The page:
In typing Respondent’s disputed domain name, <hitachi-pavilion.com>, users are re-directed to “www.naughty.com”. This site constitutes a pornographic web portal, with a variety of links to graphic pornographic websites and materials. There is no reference at Respondent’s website to either “Hitachi” or “pavilion.” There are also no references to any goods or services outside of the field of “adult entertainment.” The website provides no information about either Hitachi Ltd., or its Pavilion Exhibit at the 2005 World Expo.
5. Parties’ Contentions
Complainant alleges that its name is highly visible world wide. In connection with its use of the HITACHI trademark, Complainant alleges further that it has expended hundreds of millions of dollars to promote and advertise the HITACHI brand, and that these efforts have resulted in HITACHI being one of the world’s most recognizable trademarks. Complainant asserts further that, as a result of the longstanding, extensive, and exclusive use of the unique HITACHI trademark throughout the world, this mark has become indisputably famous.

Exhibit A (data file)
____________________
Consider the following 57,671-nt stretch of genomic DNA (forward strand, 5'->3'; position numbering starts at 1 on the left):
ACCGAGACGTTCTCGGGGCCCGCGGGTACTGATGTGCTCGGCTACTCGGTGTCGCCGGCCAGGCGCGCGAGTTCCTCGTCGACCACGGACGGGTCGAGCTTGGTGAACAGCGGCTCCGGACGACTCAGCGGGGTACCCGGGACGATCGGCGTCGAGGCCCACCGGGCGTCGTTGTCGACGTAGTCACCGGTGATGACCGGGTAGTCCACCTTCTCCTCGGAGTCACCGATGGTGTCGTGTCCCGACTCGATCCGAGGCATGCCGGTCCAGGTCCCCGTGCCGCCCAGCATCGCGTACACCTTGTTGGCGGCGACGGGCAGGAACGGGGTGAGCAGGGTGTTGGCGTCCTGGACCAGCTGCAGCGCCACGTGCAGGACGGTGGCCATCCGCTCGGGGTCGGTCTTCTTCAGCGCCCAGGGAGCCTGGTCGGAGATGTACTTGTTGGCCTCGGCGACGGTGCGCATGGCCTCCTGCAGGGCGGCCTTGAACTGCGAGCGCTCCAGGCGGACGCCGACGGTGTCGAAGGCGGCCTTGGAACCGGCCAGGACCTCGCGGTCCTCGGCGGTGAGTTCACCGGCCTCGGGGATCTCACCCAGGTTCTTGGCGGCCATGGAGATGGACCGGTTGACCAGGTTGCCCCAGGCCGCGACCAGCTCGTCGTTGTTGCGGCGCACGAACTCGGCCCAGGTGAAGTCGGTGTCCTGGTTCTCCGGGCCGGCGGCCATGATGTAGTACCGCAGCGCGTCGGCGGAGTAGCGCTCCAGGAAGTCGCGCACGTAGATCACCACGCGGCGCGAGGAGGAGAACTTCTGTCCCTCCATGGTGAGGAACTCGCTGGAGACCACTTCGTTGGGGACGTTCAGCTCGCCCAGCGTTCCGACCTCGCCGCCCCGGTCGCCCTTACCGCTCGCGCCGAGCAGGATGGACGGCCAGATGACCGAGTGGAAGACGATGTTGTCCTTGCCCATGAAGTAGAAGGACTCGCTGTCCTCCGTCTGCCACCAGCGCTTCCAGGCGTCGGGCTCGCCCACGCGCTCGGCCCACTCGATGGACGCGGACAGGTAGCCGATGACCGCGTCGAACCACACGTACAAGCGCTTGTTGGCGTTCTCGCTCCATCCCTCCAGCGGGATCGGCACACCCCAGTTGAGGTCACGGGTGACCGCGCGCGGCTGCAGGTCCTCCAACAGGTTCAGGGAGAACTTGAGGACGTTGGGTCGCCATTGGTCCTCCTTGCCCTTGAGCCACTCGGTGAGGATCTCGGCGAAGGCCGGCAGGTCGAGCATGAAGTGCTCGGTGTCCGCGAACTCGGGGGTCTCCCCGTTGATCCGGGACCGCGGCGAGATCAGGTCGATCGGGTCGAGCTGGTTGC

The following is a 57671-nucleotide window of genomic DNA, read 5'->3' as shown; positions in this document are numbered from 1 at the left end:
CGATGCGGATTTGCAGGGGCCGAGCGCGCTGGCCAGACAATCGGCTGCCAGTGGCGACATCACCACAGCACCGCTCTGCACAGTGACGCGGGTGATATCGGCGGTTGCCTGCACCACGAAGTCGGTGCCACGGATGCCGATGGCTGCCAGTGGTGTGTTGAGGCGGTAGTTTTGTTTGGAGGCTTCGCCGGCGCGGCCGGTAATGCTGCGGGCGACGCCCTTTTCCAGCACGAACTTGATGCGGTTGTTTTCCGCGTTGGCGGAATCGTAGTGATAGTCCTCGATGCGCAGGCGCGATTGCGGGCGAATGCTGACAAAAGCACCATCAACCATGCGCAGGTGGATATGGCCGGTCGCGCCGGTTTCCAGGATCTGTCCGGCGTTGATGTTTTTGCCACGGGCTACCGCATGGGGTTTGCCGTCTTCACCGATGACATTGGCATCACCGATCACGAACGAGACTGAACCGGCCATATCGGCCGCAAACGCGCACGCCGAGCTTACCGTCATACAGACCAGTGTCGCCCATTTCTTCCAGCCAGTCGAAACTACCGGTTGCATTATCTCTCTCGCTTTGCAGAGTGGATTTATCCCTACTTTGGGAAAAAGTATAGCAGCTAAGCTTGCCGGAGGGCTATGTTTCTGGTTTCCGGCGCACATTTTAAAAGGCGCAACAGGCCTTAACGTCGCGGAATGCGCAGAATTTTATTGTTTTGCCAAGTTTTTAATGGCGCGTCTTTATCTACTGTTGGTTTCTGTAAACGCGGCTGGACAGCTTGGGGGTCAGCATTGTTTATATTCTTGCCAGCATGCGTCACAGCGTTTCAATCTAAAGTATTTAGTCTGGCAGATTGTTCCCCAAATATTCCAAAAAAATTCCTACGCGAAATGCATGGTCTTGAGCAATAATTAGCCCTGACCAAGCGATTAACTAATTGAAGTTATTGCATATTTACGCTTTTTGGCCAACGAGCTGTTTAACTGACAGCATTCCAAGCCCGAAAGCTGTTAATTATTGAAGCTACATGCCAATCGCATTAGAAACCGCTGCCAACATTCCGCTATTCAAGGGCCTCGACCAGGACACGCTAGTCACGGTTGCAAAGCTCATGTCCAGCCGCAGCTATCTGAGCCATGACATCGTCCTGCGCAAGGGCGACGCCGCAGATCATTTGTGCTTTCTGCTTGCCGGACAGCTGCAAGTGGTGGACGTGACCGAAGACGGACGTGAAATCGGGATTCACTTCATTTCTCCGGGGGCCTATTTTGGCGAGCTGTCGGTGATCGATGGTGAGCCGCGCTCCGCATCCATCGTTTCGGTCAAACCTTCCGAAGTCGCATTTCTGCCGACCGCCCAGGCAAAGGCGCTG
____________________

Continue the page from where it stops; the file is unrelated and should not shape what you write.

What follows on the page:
In recognition of its global reputation, Complainant adduces evidence that HITACHI has been listed as a “famous” trademark by the AIPPI in Japan, and that it has been granted a defensive trademark registration by the Japan Trademark Office, to prevent the registration of identical trademarks in classes not covered by the Complainant’s registration.
Complainant adduces further evidence that it has registered over 300 domain names comprising or consisting of the mark HITACHI.
Beginning in April of 2006, Complainant asserts that it became aware of Respondent’s use of the domain name <hitachi-pavilion.com>. In typing in the disputed domain name, Complainant asserts that visitors are directed to a website containing graphic pornographic images and links to other “adult” websites. Complainant alleges further that, while the disputed domain name refers to “Hitachi”, and the “Hitachi Pavilion”, the site does not in any way refer to Hitachi products or services, or to its exhibit held at the 2005 World Expo.